Resources and information
With around 150 researchers from 26 organisations, working on 30 projects, we have a lot going on. Our Research Book gives a plain English summary of each project.
Research and business plan
This plan provides a comprehensive description of the development, delivery and science and society aims of the Challenge.
Research proposals submitted to the Challenge for any type of funding or grant go through a rigorous review process.
Innovation Fund projects
The aim of this fund is to introduce innovative products, approaches, capability, research and researchers to the Sustainable Seas Challenge. These proposals were funded in the first call in 2016, with each fitting within one of our six research themes. To read the detailed project proposals, follow the links below.
- Participatory processes for marine ecosystem restoration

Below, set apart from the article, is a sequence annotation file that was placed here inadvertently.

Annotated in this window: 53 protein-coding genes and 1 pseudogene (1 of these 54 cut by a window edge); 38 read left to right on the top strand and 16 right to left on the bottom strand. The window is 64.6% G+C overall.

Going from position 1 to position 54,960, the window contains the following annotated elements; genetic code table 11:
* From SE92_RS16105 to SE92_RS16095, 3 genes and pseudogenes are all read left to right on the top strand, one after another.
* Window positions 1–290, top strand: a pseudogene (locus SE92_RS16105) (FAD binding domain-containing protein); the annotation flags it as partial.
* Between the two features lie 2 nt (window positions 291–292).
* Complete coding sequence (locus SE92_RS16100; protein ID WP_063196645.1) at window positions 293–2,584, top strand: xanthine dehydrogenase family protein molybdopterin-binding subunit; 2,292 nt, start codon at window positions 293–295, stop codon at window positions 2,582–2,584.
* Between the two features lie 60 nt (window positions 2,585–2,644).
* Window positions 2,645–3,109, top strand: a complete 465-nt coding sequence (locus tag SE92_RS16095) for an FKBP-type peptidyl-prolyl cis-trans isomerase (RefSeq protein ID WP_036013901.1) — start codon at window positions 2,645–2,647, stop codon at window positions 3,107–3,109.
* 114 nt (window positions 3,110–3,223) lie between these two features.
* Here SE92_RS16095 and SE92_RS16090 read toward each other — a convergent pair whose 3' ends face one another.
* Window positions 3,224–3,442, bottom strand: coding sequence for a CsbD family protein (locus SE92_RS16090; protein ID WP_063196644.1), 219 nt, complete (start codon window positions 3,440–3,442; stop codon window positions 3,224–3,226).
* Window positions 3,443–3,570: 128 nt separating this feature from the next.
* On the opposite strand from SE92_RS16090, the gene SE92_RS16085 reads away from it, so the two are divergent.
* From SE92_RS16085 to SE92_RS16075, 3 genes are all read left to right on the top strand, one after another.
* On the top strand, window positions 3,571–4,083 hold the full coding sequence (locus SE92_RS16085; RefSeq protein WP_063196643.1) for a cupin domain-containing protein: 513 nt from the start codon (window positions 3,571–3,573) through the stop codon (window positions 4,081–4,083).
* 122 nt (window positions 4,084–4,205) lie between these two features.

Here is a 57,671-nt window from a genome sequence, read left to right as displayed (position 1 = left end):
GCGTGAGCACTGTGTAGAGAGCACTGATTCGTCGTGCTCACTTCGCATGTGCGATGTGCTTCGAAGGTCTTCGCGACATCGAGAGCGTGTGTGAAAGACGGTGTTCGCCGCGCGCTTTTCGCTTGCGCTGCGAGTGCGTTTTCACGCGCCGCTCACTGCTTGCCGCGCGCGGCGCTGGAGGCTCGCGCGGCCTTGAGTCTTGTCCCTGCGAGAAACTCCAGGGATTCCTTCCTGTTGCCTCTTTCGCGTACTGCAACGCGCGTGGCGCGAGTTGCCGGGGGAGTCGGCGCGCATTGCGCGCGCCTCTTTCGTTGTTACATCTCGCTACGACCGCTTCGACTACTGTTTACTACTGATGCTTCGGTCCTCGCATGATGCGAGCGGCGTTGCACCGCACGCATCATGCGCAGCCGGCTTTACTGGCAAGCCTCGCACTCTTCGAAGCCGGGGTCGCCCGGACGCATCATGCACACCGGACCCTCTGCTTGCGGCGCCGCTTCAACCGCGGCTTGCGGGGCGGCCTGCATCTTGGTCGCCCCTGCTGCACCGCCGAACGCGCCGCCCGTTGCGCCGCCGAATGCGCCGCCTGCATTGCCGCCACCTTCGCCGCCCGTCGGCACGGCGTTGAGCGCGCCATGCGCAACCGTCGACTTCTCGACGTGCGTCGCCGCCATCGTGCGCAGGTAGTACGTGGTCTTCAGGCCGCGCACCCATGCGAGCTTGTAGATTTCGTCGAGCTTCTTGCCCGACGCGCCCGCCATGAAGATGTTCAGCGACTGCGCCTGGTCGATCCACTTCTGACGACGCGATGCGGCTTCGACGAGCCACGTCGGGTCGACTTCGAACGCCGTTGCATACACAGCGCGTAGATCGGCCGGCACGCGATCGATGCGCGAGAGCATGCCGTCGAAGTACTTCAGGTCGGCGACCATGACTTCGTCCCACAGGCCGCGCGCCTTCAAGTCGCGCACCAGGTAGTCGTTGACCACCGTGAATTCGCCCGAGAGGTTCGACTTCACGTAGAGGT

- A feasibility study of coastal acidification mitigation strategies for the mussel industry
- The re-use of offshore infrastructure and platforms: assessing the value to communities, industry and the environment
- Near real-time forecasting using operational oceanographic forecasting of contamination risk to reduce commercial shellfish harvest and beach closures
- Submarine canyons: how important are they for connecting coastal and deep-sea ecosystems?
- Sediment tolerance and mortality thresholds of offshore benthos
- Quantifying marine biodiversity using environmental DNA
- Can we define marine habitat use by seabirds without costly at-sea observational data?
Research papers and documents that support ecosystem-based management.
Latest news and updates
Jonathan Chan, from Auckland Grammar School, has won the Eureka Award Gold Scholarship sponsored by NIWA for the most innovative and creative science, technology and/or engineering solution that addresses issues at the core of the Sustainable Seas National Science Challenge.
In August, we held a follow up workshop in Nelson for regional stakeholders and iwi. Their input was extremely valuable for our researchers developing ecosystem models and tools, which will be used for scenario testing.
Prof Simon Thrush gave an invited presentation about our national estuaries experiment, and opportunities for management and governance agencies to address sudden unexpected changes in marine ecosystems.